We are all aware of the American idiom of “back in the saddle again” and the phrase “saddle up” referring to the world of cowboys and their way of life. When someone said, “saddle up” is was a way to communicate it was time to leave. Hence we all can related to the idiom in our own world as a means to illustrate overcoming life’s adversity and getting back into the game of life whether it be personal or work related challenges.
Using the same ideology or phrasing, it is likely many people understand the phrase normally expressed by the words, “do I have a saddle on my back?” referring to being rode by someone else to get things done or completed. The fact is in life, we all have a saddle on our backs and how we deal with it is very important. As a metaphor a “saddle” may be a burden or task or even a responsibility in life or career choices.
The metaphor “saddle” is and can be varied on the situation or situations faced with in your life. Whether or not the metaphor is a positive or negative connotation is up to the person’s own perspective and ability to handle such a challenge or barrier when faced with it.
Regardless, we all bear the burden of sitting in the saddle and whether we sit tall [proud] or upright is up to how you view your life in general as it is maintained by your own values, integrity and character whenever possible..
Nowhere in this analogy is there a suggestion you just sit back and relax. Sitting in the saddle and doing your job will in many ways keep your boss off your back. In metaphorical terms it will keep him from riding you and putting a saddle on your back to get things done. Getting back in the saddle bring self-confidence into the mix as well as leadership and a proactive approach to finish what is started.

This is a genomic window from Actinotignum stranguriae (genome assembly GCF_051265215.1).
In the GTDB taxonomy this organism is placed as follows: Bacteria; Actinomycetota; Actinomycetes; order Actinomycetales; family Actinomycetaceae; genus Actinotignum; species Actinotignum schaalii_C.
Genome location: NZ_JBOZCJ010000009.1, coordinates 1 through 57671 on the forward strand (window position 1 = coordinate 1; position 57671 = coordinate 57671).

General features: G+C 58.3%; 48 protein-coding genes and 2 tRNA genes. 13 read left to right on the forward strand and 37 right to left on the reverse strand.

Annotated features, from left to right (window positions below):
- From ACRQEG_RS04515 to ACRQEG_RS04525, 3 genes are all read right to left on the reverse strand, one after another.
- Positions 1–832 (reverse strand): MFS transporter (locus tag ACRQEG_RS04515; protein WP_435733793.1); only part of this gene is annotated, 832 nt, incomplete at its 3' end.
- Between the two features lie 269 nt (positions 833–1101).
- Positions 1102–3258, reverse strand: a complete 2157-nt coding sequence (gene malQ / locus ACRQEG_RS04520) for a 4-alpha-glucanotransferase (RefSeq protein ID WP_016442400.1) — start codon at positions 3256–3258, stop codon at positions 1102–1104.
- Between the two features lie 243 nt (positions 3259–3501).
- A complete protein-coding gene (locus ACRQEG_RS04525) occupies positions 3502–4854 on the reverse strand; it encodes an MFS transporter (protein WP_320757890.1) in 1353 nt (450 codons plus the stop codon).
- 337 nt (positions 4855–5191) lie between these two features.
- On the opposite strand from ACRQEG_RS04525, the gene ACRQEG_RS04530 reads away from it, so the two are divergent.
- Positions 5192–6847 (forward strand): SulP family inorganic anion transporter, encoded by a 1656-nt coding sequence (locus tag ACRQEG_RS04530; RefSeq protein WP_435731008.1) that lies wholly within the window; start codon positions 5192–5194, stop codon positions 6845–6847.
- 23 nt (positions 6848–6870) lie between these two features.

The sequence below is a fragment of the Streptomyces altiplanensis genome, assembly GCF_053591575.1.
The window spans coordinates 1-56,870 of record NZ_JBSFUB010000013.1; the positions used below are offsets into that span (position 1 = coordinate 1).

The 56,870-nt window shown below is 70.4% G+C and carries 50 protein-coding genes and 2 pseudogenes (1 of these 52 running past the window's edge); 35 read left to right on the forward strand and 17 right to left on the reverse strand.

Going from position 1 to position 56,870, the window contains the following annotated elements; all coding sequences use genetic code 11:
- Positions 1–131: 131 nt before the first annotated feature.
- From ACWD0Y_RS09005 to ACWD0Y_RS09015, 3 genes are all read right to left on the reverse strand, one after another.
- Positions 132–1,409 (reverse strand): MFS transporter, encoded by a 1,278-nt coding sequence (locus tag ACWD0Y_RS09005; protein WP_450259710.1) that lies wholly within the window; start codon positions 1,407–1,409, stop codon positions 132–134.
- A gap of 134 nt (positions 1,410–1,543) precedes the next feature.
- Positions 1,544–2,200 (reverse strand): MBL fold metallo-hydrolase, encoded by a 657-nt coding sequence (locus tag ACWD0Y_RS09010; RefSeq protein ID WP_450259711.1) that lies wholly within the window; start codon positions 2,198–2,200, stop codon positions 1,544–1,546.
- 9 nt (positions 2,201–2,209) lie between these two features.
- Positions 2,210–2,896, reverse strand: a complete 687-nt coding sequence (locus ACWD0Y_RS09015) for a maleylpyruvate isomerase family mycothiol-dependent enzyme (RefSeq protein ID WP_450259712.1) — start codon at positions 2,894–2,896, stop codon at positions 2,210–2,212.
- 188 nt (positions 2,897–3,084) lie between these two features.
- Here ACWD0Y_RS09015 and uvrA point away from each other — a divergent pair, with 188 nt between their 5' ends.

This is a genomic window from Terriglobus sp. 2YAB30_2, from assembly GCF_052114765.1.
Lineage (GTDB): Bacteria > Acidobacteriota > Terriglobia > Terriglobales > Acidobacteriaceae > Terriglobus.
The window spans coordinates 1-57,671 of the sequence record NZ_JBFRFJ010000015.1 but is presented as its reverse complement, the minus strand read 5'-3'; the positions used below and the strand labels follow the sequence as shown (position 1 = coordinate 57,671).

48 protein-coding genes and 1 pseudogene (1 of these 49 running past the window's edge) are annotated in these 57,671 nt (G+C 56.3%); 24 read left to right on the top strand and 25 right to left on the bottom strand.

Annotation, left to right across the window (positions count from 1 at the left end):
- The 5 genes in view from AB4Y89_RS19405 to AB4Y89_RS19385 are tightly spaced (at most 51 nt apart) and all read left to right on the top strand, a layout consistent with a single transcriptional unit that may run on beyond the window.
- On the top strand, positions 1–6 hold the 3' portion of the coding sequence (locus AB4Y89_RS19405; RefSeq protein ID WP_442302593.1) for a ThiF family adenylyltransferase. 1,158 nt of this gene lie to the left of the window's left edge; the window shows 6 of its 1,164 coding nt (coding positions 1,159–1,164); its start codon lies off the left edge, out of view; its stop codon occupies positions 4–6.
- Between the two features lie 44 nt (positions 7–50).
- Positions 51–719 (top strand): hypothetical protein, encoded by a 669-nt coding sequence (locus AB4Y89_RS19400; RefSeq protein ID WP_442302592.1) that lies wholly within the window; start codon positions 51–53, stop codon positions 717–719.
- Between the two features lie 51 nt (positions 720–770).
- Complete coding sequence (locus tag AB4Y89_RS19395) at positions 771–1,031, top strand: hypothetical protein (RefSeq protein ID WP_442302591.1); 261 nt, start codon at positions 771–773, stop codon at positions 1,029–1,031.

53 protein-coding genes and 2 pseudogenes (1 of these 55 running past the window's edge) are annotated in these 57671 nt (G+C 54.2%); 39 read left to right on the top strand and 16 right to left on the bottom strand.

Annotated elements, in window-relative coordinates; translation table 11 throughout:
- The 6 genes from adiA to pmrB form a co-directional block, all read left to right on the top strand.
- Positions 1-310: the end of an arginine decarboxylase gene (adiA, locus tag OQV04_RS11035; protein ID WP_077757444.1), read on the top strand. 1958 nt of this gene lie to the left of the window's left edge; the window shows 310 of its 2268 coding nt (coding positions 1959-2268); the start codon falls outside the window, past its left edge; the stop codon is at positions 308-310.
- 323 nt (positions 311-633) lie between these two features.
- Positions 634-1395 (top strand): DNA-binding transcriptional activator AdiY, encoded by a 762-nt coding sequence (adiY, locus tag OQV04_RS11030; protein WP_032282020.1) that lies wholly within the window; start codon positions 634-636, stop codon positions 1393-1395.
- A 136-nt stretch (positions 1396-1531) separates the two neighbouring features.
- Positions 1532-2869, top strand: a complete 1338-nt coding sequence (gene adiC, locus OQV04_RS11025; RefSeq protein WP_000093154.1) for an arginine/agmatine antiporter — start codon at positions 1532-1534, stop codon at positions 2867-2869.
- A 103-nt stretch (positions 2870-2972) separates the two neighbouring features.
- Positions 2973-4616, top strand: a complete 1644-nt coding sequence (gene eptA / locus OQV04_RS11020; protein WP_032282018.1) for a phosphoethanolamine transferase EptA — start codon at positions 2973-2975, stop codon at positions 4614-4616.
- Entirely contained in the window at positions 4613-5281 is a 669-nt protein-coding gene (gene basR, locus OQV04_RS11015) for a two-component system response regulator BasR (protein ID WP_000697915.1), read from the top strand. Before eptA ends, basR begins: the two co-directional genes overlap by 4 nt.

A great employee focuses on the positive things in life and business. They know there will be adversities but sitting upright in the saddle and getting the job done right will keep their boss or other persons in charge off their backs removing any faint idea or notion there is a saddle on his or her back.
Sitting in the saddle could also be referred to as being in the driver’s seat or the person in charge or control of things or persons around them. Life can be and is often irritating to some and are often expressed as having “a burr under one’s saddle” meaning that someone or something is irritation him or her. Sarcasm can also be prompted by the use of the word “saddle” as one can say something looks or is ridiculous without coming out and saying the word.
The expression would be similar to saying it “looks like a saddle on a sow” giving it a ridiculous undertone. Last but not least, we can use the word “saddle” to refer to someone or something that reflects or perceives a situation to be a burden or something undesirable in your life or work. Saying you are “saddled up with someone” reflects being stuck with someone you either don’t like or don’t want to work with.
They can be regarded as annoying or difficult people to deal with either as a supervisor or a co-worker. Regardless, the metaphor “saddle” is widely used and applied in work and life. How you perceive it depends on the situation it is applied to at the moment it is used.